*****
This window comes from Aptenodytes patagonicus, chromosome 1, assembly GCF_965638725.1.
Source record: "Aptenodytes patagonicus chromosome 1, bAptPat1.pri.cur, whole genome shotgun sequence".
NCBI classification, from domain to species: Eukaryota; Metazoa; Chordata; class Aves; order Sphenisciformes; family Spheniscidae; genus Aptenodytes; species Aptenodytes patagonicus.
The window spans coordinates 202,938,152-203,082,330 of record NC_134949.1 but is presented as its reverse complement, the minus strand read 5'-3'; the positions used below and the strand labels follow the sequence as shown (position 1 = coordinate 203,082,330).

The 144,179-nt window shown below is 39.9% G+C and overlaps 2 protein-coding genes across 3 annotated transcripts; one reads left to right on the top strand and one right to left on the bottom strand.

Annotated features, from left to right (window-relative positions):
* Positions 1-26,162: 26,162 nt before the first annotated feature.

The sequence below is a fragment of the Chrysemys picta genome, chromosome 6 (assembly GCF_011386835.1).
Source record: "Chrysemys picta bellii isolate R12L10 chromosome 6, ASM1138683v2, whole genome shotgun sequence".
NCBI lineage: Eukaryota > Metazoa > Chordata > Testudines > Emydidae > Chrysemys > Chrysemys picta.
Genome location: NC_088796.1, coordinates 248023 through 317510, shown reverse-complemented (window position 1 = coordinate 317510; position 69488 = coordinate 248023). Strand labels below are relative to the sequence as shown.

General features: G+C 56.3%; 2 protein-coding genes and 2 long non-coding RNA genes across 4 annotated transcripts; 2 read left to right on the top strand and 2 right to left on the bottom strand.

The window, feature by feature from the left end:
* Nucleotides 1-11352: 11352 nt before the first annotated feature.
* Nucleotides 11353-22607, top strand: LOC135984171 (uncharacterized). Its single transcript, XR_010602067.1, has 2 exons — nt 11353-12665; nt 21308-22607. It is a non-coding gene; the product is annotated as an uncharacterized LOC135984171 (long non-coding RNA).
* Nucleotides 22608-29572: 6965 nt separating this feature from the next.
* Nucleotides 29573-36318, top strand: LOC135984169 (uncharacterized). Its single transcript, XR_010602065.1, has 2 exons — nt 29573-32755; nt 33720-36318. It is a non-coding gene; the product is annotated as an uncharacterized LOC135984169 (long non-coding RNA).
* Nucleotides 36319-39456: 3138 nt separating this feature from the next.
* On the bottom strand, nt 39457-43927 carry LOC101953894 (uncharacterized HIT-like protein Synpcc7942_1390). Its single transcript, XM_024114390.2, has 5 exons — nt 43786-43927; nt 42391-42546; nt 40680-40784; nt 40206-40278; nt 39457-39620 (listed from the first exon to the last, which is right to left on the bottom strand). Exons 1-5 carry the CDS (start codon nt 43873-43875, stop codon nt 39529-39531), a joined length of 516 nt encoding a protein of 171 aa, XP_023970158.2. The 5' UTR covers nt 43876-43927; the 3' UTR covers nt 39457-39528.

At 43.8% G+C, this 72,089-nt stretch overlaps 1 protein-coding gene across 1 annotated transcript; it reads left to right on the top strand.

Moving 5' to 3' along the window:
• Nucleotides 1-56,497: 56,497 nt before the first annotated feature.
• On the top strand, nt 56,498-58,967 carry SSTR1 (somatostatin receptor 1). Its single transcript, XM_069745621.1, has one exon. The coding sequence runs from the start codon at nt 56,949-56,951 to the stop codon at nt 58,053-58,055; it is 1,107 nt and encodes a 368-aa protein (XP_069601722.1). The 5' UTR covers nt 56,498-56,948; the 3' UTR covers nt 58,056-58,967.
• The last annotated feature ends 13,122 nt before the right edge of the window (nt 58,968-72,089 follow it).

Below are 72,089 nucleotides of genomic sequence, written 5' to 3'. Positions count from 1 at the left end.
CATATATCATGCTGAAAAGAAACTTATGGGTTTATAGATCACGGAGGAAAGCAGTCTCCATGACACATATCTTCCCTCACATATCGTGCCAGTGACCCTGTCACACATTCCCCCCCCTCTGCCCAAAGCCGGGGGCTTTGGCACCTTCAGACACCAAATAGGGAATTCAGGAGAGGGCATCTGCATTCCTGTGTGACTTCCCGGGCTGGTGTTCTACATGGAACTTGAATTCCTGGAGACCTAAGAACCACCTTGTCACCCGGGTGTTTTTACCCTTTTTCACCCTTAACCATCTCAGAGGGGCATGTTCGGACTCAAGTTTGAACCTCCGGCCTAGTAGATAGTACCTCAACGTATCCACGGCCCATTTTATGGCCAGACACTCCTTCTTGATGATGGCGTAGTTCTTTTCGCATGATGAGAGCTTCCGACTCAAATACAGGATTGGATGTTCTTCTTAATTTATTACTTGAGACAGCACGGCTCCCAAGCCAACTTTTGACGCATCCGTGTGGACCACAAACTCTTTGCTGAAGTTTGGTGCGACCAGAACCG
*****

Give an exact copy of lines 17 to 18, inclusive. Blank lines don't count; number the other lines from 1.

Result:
* Nucleotides 29573-36318, top strand: LOC135984169 (uncharacterized). Its single transcript, XR_010602065.1, has 2 exons — nt 29573-32755; nt 33720-36318. It is a non-coding gene; the product is annotated as an uncharacterized LOC135984169 (long non-coding RNA).
* Nucleotides 36319-39456: 3138 nt separating this feature from the next.